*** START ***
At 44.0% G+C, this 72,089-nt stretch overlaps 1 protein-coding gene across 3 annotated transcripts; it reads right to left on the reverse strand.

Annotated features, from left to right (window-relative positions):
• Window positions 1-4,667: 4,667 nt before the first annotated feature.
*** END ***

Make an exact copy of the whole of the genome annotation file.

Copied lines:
At 44.0% G+C, this 72,089-nt stretch overlaps 1 protein-coding gene across 3 annotated transcripts; it reads right to left on the reverse strand.

Annotated features, from left to right (window-relative positions):
• Window positions 1-4,667: 4,667 nt before the first annotated feature.